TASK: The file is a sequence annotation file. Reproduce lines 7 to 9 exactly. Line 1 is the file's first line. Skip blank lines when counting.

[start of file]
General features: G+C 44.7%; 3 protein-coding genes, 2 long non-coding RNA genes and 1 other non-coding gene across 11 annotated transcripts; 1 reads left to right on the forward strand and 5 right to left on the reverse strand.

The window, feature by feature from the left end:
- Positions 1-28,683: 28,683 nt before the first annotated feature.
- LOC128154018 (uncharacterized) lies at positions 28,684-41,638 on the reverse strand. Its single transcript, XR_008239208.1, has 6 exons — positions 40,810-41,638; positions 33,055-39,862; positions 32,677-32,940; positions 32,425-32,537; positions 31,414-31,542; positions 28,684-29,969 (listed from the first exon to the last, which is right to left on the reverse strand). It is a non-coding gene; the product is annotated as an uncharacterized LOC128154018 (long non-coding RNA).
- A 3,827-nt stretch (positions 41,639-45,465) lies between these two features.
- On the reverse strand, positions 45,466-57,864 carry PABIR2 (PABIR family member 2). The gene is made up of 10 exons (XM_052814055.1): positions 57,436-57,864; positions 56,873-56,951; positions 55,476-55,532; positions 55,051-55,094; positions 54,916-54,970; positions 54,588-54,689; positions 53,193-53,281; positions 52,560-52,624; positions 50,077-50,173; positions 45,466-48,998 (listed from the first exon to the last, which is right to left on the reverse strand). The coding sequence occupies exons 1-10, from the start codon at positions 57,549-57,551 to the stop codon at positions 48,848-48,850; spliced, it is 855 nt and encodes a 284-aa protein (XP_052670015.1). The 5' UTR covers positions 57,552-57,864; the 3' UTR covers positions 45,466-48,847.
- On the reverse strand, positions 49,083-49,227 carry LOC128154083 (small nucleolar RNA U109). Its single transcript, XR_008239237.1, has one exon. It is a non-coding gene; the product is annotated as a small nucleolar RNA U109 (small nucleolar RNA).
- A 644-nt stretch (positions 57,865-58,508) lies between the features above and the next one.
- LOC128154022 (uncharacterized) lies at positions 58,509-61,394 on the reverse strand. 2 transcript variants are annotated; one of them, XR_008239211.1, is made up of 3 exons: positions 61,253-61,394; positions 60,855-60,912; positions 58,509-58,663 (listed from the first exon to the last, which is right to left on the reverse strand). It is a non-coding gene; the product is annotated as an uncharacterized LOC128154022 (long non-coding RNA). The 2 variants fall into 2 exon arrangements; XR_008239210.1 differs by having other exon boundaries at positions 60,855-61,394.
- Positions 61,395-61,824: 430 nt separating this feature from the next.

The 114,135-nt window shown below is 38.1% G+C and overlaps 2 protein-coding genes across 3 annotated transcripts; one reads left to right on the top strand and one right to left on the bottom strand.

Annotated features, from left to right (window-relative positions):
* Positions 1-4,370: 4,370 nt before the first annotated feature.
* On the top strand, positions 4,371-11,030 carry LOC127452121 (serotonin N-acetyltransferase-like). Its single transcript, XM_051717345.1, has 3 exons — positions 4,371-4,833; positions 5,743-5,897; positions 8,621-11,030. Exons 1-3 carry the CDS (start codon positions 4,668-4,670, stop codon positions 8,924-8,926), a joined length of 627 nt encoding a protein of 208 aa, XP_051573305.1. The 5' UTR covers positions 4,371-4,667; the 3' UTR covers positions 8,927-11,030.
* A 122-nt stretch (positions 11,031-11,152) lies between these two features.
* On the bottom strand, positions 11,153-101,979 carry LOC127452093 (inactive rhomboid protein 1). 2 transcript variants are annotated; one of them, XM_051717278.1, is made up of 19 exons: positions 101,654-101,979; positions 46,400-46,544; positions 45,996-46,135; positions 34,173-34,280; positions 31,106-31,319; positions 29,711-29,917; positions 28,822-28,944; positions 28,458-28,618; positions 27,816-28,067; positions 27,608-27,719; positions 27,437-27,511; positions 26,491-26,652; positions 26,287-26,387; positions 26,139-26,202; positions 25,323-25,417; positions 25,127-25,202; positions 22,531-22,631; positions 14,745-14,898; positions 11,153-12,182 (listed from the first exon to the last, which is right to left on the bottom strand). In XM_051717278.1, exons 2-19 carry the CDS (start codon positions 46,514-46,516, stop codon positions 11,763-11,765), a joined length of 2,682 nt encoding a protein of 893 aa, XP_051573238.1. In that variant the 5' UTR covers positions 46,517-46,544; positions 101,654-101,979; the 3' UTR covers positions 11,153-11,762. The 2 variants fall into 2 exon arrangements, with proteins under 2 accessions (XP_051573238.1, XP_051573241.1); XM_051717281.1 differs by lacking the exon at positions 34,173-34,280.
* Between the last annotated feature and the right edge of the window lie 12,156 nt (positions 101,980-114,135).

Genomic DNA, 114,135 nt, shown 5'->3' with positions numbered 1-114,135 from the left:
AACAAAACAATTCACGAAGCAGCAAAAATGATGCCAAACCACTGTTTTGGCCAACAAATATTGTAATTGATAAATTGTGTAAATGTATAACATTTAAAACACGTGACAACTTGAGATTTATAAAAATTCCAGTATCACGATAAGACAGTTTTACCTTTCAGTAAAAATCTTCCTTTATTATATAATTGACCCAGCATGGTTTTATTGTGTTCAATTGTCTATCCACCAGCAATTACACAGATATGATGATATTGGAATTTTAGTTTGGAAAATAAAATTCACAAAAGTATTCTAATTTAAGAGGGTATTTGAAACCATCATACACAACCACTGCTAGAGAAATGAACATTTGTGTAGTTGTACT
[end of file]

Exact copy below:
- On the reverse strand, positions 49,083-49,227 carry LOC128154083 (small nucleolar RNA U109). Its single transcript, XR_008239237.1, has one exon. It is a non-coding gene; the product is annotated as a small nucleolar RNA U109 (small nucleolar RNA).
- A 644-nt stretch (positions 57,865-58,508) lies between the features above and the next one.
- LOC128154022 (uncharacterized) lies at positions 58,509-61,394 on the reverse strand. 2 transcript variants are annotated; one of them, XR_008239211.1, is made up of 3 exons: positions 61,253-61,394; positions 60,855-60,912; positions 58,509-58,663 (listed from the first exon to the last, which is right to left on the reverse strand). It is a non-coding gene; the product is annotated as an uncharacterized LOC128154022 (long non-coding RNA). The 2 variants fall into 2 exon arrangements; XR_008239210.1 differs by having other exon boundaries at positions 60,855-61,394.